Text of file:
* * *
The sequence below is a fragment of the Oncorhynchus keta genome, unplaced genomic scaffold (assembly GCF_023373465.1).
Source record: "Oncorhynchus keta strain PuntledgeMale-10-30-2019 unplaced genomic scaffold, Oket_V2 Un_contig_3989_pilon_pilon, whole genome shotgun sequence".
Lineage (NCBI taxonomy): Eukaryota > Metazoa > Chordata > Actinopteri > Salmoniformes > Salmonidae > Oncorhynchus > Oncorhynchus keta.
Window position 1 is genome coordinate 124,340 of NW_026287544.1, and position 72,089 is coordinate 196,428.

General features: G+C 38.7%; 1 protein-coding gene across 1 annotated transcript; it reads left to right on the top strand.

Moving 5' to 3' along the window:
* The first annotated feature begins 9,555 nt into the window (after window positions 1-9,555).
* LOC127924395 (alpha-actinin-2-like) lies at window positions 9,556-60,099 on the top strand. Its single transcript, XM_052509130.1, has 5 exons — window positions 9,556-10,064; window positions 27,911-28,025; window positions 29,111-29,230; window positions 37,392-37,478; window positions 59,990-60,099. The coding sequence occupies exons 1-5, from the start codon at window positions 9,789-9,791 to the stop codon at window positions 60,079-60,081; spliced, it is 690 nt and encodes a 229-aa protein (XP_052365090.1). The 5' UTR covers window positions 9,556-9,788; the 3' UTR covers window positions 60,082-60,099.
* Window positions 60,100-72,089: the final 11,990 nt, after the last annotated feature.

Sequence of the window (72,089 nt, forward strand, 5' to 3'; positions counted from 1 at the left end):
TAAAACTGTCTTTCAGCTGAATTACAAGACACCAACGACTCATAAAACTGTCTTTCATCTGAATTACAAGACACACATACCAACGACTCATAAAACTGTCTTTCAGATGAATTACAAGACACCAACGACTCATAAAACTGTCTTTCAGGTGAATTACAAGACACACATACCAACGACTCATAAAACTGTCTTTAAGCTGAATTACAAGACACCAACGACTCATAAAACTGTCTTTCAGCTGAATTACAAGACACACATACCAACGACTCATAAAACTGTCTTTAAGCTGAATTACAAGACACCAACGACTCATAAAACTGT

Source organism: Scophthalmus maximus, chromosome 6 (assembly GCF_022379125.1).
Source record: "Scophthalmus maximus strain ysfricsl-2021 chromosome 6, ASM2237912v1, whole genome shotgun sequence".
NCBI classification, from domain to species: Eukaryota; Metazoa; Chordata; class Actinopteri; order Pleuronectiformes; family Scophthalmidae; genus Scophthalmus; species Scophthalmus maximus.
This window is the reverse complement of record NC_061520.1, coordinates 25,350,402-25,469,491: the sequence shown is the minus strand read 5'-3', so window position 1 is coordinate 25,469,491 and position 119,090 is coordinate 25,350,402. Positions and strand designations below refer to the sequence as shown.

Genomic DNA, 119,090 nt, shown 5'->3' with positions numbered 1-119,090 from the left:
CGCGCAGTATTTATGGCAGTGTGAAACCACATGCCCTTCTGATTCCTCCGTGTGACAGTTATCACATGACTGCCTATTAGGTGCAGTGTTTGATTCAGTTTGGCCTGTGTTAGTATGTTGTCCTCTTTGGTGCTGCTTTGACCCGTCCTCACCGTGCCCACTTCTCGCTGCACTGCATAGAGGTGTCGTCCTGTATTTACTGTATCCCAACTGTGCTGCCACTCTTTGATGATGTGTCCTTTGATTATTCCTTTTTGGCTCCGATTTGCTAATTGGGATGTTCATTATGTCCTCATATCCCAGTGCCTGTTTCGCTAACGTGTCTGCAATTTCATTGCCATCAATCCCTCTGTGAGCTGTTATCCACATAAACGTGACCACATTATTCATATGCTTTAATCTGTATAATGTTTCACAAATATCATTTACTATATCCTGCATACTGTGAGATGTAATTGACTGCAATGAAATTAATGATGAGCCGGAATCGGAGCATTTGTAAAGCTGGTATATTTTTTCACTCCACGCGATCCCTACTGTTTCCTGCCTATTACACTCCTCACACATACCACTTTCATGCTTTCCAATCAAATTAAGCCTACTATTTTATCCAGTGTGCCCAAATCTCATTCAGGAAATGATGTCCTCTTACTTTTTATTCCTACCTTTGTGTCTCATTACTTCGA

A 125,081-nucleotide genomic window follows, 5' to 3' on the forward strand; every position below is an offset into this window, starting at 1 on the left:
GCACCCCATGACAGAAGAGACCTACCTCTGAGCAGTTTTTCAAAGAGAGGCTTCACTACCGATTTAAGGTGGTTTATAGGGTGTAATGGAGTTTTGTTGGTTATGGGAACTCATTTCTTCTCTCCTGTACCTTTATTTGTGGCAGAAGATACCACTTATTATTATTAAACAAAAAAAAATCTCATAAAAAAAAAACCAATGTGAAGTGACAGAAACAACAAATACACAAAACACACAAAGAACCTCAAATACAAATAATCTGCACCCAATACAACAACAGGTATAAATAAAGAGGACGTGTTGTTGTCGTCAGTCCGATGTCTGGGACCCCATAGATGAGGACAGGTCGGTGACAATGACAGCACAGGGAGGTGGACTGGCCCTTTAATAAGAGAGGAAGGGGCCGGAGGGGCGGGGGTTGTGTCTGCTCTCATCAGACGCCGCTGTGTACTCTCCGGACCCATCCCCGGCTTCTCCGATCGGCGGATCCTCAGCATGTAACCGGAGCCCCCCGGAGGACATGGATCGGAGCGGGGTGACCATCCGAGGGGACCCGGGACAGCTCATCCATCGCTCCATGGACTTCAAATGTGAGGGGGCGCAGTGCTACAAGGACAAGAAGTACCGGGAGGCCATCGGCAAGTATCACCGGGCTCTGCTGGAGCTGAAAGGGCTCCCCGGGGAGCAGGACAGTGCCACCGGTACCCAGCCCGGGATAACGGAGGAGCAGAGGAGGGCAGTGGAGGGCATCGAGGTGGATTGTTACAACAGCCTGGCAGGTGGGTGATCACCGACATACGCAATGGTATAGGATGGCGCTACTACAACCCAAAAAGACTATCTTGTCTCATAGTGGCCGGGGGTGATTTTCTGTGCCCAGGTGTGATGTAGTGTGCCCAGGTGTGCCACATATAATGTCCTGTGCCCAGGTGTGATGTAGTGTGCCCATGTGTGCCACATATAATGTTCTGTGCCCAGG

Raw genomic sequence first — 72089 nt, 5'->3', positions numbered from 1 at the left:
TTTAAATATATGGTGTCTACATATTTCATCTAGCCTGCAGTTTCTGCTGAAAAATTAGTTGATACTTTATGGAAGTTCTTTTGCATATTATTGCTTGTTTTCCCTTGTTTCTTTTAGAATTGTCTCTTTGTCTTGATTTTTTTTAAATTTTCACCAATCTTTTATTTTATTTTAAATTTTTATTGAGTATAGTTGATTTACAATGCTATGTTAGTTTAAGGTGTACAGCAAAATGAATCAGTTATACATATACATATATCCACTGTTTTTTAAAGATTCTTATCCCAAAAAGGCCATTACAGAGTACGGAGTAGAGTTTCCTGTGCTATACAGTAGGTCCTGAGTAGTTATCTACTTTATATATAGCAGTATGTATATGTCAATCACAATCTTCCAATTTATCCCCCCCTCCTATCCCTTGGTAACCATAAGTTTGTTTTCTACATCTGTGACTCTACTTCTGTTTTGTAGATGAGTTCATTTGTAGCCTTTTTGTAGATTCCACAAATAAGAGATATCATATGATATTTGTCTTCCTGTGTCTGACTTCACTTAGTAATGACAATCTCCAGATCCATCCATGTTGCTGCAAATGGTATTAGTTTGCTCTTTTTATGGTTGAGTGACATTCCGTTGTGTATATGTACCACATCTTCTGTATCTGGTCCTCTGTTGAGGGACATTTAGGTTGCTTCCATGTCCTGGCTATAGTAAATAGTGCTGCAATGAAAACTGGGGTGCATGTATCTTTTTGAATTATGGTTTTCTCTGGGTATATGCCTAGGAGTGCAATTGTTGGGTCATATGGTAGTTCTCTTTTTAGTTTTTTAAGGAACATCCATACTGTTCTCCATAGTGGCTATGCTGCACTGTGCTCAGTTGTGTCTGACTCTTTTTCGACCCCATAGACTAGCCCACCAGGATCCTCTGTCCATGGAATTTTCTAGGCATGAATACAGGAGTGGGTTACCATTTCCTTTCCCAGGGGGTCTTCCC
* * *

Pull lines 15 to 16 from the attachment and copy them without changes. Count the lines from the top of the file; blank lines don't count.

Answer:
This window is the reverse complement of record NC_061520.1, coordinates 25,350,402-25,469,491: the sequence shown is the minus strand read 5'-3', so window position 1 is coordinate 25,469,491 and position 119,090 is coordinate 25,350,402. Positions and strand designations below refer to the sequence as shown.

Genomic DNA, 119,090 nt, shown 5'->3' with positions numbered 1-119,090 from the left: